Viking CCS, led by independent oil and gas company Harbor Energy, aims to store up to 10 mtpa of CO2 by 2030 in the depleted Viking gas field in the southern North Sea. It plans to start injecting CO2 in 2027, initially at a rate of 2 mtpa of CO2, increasing to 10 mtpa by 2030 and 15 mtpa by 2035. RWE, Phillips 66, VPI and West Burton Energy plan to store CO2 emissions at the Viking Site.
Northern Endurance, a partnership led by BP, aims to develop infrastructure to transport and store around 20 mtpa of CO2 below the seabed in the southern North Sea from 2030. The project, which also includes National Grid, Equinor , Shell and TotalEnergies, aims to store the CO2 emissions captured in the industrial clusters of Teesside and Humberside.
Porthos, a project by the Port of Rotterdam, Gasunie and EBN, aims to store 2.5 mtpy of CO2 in depleted Dutch gas fields in the North Sea. All storage capacities have already been contracted by four industrial partners: Air Liquide, Air Products, ExxonMobil and Shell. The project planned to start CO2 injections in 2024-2025, but the start is now postponed to 2026 due to a legal dispute.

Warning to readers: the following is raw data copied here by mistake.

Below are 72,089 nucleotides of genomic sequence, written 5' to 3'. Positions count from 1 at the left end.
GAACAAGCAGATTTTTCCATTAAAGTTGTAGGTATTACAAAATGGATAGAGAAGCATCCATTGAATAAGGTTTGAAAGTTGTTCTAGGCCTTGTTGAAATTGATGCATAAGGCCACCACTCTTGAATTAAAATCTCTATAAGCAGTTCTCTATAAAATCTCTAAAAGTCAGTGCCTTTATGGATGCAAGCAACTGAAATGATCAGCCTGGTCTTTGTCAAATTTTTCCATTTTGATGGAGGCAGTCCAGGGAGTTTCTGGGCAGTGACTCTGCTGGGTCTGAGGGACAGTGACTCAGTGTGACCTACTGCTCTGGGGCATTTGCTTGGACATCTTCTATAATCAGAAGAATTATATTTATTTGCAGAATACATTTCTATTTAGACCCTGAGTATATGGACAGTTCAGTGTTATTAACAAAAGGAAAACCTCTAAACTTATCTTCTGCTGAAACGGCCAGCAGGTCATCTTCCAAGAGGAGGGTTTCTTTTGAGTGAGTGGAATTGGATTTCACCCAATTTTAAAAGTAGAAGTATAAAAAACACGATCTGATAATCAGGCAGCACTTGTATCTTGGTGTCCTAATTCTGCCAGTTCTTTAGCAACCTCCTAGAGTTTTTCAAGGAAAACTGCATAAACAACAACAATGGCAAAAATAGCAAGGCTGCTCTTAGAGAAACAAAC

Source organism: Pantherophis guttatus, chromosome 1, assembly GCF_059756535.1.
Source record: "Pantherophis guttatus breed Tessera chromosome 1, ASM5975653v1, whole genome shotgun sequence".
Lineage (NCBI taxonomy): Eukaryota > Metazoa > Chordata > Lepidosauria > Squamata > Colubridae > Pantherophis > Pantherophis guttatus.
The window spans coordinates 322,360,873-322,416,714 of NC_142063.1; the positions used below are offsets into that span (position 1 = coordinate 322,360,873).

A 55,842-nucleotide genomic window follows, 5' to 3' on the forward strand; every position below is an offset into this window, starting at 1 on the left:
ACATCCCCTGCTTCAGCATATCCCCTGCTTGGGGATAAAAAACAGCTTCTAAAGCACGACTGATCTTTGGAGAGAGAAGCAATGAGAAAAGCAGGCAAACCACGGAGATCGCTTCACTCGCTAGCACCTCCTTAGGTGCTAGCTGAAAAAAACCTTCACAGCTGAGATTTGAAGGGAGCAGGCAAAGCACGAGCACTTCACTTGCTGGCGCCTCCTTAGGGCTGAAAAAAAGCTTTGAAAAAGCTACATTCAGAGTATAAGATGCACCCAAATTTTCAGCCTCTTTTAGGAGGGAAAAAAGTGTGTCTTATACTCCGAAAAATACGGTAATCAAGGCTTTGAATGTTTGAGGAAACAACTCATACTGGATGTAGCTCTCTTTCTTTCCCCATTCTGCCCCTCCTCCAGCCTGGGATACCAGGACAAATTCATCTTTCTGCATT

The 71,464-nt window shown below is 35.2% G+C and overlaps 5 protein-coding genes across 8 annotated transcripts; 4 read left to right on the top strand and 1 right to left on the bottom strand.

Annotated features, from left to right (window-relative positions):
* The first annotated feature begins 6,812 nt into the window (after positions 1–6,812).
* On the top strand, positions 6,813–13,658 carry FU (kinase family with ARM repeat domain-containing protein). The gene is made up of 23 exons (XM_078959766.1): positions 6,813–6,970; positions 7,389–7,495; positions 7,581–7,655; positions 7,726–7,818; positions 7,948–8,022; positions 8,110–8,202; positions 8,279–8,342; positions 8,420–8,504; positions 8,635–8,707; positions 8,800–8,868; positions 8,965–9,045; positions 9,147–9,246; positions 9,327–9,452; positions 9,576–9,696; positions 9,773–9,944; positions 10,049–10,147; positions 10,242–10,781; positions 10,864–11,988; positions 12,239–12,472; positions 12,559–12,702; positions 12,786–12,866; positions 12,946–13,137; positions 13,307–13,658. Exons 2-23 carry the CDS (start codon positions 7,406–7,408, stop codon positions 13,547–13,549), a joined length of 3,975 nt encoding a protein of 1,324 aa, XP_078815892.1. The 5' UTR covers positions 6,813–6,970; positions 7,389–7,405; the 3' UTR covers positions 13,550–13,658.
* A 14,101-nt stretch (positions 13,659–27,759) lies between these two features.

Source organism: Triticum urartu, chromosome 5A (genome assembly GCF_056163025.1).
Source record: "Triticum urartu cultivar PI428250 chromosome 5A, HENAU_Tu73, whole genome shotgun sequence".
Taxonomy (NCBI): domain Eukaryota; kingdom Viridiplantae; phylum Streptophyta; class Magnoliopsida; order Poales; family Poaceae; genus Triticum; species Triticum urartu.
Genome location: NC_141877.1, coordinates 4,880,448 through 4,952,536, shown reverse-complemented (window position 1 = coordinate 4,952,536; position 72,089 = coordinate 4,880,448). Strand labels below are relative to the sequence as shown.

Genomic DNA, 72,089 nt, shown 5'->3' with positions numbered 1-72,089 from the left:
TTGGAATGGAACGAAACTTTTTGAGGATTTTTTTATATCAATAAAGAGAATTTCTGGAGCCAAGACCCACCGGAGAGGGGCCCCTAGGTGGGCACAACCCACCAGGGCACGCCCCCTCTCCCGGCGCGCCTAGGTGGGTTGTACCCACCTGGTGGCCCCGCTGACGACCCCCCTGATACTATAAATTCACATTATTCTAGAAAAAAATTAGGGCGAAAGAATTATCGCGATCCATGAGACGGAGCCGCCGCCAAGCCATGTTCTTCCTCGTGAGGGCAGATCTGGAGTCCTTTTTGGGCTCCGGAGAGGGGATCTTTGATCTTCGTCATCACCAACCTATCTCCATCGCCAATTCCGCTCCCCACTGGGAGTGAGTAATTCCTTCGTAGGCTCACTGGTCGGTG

L10, a project led by Neptune Energy, to store 4-5 mtpa of CO2 in depleted gas fields in the Dutch North Sea. The other partners in the project are ExxonMobil, Rosewood Exploration and the public company EBN. The partners plan to submit a storage license application in March with the first CO2 injections expected in 2027-2028, later than expected in 2026.
Greensand is a pilot project led by INEOS Energy and Wintershall Dea to demonstrate that CO2 can be stored underground in the Danish part of the North Sea. The project aims to initially inject up to 1.5 mtpa of CO2 from 2025-2026, increasing capacity to 8 mtpa by 2030.
Bifrost, a project led by TotalEnergies, aims to inject up to 3 mtpa of CO2 into depleted Harald gas fields in the Danish North Sea from 2027, and aims to increase capacity to over 10 mtpa by 2030 The project also involves Orsted, which operates offshore pipelines, and the Technical University of Denmark. In February, Denmark awarded TotalEnergies two CO2 storage licenses, including the Harald zone.
The Wilhelmshaven CO2 Export Terminal is a project by Wintershall Dea to build a temporary CO2 liquefaction and storage facility in Wilhelmshaven, Germany’s only deep water port, then the CO2 could be shipped or piped to permanent storage sites under the North Sea. It aims to initially treat around 1 mtpa of CO2 from 2026.
OTHER STORAGE POINTS